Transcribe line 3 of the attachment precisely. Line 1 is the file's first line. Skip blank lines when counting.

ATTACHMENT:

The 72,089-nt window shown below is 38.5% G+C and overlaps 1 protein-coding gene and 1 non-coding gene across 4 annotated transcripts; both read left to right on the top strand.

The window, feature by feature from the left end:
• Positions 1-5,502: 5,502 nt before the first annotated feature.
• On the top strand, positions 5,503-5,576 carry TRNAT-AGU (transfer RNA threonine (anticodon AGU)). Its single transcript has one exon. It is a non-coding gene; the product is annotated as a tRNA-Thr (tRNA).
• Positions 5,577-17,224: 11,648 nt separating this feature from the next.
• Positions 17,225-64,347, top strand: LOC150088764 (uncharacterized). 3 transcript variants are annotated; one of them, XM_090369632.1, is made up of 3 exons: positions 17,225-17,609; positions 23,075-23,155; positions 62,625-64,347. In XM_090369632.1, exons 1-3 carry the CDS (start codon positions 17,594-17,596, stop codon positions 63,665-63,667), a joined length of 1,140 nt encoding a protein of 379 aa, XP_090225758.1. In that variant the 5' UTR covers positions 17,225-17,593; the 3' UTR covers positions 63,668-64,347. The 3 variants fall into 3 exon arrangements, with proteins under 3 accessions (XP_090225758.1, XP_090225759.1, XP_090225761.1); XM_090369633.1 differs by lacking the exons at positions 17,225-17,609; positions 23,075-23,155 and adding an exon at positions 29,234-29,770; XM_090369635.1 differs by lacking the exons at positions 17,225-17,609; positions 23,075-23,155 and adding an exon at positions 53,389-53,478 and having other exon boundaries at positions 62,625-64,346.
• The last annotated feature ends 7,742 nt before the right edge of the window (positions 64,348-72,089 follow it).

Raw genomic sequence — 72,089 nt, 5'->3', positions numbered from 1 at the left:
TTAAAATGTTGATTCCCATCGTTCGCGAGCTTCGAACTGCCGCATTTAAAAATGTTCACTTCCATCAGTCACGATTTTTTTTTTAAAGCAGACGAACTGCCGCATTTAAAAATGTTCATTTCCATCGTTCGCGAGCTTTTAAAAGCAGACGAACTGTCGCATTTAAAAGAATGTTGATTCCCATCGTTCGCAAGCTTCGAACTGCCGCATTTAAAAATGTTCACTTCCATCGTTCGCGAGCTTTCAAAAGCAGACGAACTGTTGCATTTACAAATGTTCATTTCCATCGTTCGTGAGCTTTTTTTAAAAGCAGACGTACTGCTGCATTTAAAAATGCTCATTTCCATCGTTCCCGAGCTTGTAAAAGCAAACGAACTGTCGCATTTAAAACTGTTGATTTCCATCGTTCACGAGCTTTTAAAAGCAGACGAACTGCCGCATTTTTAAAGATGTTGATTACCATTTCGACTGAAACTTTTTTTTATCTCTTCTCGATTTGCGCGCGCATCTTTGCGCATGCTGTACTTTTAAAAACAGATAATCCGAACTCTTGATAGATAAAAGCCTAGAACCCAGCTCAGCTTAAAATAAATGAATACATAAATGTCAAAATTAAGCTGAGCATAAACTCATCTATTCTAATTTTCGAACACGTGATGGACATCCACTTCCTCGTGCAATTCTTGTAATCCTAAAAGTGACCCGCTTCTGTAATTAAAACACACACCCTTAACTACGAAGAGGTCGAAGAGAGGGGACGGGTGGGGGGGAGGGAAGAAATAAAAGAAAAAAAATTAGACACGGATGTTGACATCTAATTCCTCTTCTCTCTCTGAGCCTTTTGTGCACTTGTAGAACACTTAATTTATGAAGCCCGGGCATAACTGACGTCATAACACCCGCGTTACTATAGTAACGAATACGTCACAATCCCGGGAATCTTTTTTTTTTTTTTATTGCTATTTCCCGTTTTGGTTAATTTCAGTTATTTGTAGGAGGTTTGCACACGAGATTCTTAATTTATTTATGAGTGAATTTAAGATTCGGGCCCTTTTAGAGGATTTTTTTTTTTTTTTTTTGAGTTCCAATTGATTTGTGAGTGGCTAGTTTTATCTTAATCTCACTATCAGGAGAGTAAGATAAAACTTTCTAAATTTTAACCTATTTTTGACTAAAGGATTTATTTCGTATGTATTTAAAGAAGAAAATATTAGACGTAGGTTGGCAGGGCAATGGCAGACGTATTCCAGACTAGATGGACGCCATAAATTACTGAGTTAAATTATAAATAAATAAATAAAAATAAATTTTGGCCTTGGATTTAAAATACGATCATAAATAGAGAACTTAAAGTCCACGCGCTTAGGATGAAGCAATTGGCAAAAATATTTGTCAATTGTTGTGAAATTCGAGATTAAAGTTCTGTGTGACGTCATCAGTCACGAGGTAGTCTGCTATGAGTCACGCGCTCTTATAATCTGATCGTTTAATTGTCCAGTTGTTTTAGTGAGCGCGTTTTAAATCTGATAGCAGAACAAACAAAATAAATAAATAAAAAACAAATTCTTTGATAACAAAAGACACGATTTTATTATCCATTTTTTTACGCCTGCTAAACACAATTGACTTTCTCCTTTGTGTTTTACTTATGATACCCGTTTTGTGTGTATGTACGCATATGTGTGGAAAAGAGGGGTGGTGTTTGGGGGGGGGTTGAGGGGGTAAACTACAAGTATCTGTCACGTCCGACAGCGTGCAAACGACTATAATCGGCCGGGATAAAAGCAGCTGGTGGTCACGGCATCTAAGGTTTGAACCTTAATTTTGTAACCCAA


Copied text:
• Positions 1-5,502: 5,502 nt before the first annotated feature.